Join the Mailing List

Name*
Please type your full name.
E-mail*
Invalid email address.
Invalid Input

USING THE COLLEGE SCANDALS TO HELP STUDENTS

USING THE COLLEGE SCANDALS TO HELP STUDENTS

By

Chuck Cascio

chuckwrites@yahoo.com

 

      Emerging amid the recent college acceptance scandal is the well-known and oft-whispered reality that parents have been buying their kids' way into college for a long, long time. A donation for a building, a scholarship sponsored, a departmental award underwritten, a legacy acceptance--all have been considered acceptable ways of encouraging a college to give special consideration to a certain student.

 

element5-digital-352046-unsplash

 

     In reality, it is safe to assume that in some cases the students associated with a parental gift or donation to the school were already qualified according to the school's own standards. However, it is also safe to assume that others were not qualified...so their acceptance, it might be argued, bumped a more qualified student who lacked the monetary pull or legacy status from gaining admission. 

    I believe the degree of the recently revealed scandals involving celebrities and cheating on SATs and large payoffs to various individuals falls into a more egregious and disturbing category, and these actions bring to my mind a few reactions and thoughts that should be explored closely by the education community.

    >> Should the students who gained admission through the recent scandals be expelled from their respective colleges? 

     The idea of expulsion has been raised by various individuals in the political, media, and education arenas. My feeling is that unless it can be proven that the student had knowledge of the role he/she was expected to play in the scandal (faking a sport, cheating on the SATs, etc.), then the student should not suffer any consequences. 

     For me, it is hard to imagine a conversation in which a parent would reveal all of the underhanded practices that they intended to utilize. A 17- or 18-year old might be unaware of all that her/his parents are doing; rather, the student might be aware of intense parental interest but view it as significant parental support. If those students are now in college achieving and contributing to the higher-education community, then I say let them continue. They will have enough problems to deal with when they learn of their parents' unscrupulous activities. 

     

     >> How should the adults be punished? 

     Parents, coaches, cheating SAT proctors, and others should face whatever criminal charges are appropriate. But here is an additional consideration:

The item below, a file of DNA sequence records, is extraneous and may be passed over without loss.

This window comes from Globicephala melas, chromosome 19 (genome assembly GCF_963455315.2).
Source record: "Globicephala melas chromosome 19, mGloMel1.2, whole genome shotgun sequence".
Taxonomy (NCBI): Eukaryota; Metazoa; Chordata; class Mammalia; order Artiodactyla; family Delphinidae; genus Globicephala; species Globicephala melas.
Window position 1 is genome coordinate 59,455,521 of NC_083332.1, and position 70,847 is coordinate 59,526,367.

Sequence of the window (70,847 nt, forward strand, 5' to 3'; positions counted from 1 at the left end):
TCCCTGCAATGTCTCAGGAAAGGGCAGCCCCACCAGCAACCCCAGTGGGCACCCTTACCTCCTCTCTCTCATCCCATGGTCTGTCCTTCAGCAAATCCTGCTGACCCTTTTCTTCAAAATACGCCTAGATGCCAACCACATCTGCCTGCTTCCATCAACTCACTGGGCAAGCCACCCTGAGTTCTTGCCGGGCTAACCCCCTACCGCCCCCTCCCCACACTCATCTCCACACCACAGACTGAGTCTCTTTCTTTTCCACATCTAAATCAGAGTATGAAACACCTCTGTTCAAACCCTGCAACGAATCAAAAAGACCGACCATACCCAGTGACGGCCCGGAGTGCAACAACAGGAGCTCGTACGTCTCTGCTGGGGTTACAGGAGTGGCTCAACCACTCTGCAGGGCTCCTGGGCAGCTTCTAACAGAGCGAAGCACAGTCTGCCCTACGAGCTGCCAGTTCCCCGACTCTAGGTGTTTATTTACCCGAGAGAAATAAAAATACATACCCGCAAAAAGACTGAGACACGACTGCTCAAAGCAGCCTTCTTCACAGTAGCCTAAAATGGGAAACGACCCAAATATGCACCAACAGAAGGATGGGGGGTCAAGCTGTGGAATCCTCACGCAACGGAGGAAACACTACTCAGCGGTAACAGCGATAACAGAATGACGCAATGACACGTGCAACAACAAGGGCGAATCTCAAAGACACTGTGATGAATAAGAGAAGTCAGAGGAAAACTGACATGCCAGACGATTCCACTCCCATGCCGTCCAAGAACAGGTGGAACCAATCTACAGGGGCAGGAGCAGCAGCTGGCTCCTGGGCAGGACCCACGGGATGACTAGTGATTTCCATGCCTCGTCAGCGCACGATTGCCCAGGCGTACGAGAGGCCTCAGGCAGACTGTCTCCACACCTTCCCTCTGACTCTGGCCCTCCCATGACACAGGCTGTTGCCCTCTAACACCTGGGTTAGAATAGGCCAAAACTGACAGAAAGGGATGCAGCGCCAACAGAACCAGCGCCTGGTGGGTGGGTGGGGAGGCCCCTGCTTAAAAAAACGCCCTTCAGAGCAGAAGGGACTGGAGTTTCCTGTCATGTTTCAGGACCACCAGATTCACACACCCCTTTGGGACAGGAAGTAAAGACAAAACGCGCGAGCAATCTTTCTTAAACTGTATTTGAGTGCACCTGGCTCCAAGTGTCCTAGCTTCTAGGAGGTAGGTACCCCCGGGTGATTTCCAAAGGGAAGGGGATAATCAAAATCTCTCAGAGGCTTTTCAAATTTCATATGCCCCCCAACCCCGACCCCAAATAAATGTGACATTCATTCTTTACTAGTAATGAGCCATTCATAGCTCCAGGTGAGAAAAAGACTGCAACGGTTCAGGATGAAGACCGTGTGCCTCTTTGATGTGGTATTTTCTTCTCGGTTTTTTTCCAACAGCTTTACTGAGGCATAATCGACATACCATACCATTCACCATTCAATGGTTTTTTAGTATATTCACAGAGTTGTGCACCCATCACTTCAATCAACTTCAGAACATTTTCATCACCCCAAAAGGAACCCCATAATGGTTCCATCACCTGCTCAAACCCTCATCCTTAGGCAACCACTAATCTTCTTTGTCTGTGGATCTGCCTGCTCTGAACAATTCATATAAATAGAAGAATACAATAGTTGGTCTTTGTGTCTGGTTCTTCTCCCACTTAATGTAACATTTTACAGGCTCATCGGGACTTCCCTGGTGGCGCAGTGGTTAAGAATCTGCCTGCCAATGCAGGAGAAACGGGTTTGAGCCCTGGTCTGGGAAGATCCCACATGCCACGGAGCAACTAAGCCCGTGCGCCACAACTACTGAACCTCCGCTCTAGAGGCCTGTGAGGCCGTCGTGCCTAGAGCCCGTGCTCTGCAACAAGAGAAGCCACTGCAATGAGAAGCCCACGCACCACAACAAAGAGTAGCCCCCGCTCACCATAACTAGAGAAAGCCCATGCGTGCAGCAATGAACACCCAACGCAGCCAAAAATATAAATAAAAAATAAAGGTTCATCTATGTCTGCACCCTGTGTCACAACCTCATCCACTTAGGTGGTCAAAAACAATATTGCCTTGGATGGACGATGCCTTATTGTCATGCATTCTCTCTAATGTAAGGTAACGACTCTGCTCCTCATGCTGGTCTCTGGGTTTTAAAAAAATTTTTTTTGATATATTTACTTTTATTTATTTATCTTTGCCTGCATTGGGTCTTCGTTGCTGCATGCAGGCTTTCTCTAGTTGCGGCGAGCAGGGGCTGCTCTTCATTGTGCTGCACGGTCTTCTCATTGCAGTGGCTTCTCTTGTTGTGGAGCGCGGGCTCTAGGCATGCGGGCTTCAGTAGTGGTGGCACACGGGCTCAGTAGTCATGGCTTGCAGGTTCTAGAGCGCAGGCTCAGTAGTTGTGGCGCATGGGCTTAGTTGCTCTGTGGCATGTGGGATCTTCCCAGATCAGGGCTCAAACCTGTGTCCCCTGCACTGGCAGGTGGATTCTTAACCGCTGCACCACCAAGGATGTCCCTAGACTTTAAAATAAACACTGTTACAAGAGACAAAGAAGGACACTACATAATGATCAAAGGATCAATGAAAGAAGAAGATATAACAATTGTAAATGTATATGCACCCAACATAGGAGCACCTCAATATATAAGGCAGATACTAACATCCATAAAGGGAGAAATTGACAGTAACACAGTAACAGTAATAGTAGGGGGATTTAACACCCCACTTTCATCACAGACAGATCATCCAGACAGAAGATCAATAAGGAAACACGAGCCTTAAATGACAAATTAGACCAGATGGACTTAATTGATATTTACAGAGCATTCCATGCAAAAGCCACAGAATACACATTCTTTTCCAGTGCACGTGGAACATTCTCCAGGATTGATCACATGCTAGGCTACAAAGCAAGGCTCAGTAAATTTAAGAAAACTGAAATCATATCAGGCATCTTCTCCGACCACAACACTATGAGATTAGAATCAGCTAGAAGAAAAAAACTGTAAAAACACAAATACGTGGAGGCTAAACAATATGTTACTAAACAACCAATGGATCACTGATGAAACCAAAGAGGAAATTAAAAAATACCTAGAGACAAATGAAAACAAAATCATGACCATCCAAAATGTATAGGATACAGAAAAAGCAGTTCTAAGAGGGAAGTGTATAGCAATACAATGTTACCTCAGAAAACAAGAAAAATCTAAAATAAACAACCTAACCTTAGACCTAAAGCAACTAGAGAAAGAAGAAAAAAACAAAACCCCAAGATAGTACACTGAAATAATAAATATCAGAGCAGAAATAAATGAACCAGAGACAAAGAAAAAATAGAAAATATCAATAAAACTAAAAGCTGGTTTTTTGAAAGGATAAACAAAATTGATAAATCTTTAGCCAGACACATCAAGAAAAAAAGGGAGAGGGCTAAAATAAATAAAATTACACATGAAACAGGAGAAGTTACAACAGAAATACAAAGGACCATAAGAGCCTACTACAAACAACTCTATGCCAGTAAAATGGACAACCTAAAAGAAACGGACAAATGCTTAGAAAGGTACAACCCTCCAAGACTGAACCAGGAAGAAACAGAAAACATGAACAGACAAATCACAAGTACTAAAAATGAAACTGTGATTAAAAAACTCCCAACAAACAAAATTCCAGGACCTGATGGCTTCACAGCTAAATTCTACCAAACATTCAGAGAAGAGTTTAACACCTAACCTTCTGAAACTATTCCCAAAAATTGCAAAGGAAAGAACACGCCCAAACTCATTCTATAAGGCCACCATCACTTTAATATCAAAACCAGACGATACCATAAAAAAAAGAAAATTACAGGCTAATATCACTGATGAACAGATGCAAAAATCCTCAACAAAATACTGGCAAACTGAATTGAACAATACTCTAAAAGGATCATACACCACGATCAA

Make the wealthy individuals who put up the money for these illegal activities contribute an equal amount to a fund used to support current or future students who need financial aid. For the most part, the people who participated in this scandal seem to have deep financial resources and extensive contacts. Let's make them use their money, life experiences, and contacts for the benefit of others who are less fortunate than they and their own kids are.

     

     >> A Suggestion for Colleges: 

     Would you consider experimenting with a random selection process for research purposes? Having spent a good bit of my career as a high school teacher and adjunct faculty member at two universities, I came to realize that for many students all they needed to succeed was opportunity. Give them the opportunity to learn, express themselves, and engage in a positive, creative learning environment, and they will achieve in ways that surprise everyone, including themselves. 

     With that in mind, I would like to see some colleges engage in an experiment:   

     Take your pool of applicants and without looking at ANY criteria such as test scores, academic record, place of residence, etc. pick 25+ names and grant them admission. Then track their performance over the years that they are in college. My guess is that the results will show that they perform in very similar ways to the many other applicants who went through the typical college acceptance scrutiny. 

     To be sure, this scandal is appalling. The college application and acceptance systems are overly stressful, create massive anxiety in students and parents, and are so exclusionary that thousands of high school students miss out on the opportunity to engage in the life-changing experience of attending college. So let's move beyond the  rhetoric and shocked reactions the scandal has provoked toward some simple steps that would make college available to more students. 

 

Copyright: Chuck Cascio, all rights reserved.

Fighting Intolerance Together

      A Letter from Dr. Kurt Landgraf, President,
Washington College, Chestertown, MD

     Following is a letter by Washington College President Dr. Kurt Landgraf to students and faculty. I believe it expresses a fundamental understanding of the extensive impact mass shootings have on individuals and communities and provides straightforward advice and support to help people move forward. It is reprinted here with the permission of Dr. Landgraf.—Chuck Cascio

 Dear Members of the Washington College Community,

     

     Last week, mass shootings at two mosques in Christchurch, New Zealand, killed 50 people and injured 40 more. Not unlike the horrific killings of 11 innocent people at the Tree of Life synagogue in Pittsburgh last fall, and the murder of nine people at the African Methodist Episcopal Church in Charleston nearly four years ago, these reprehensible crimes have at their core one fundamental commonality—an amoral and abhorrent intolerance of people’s religious beliefs and cultural traditions.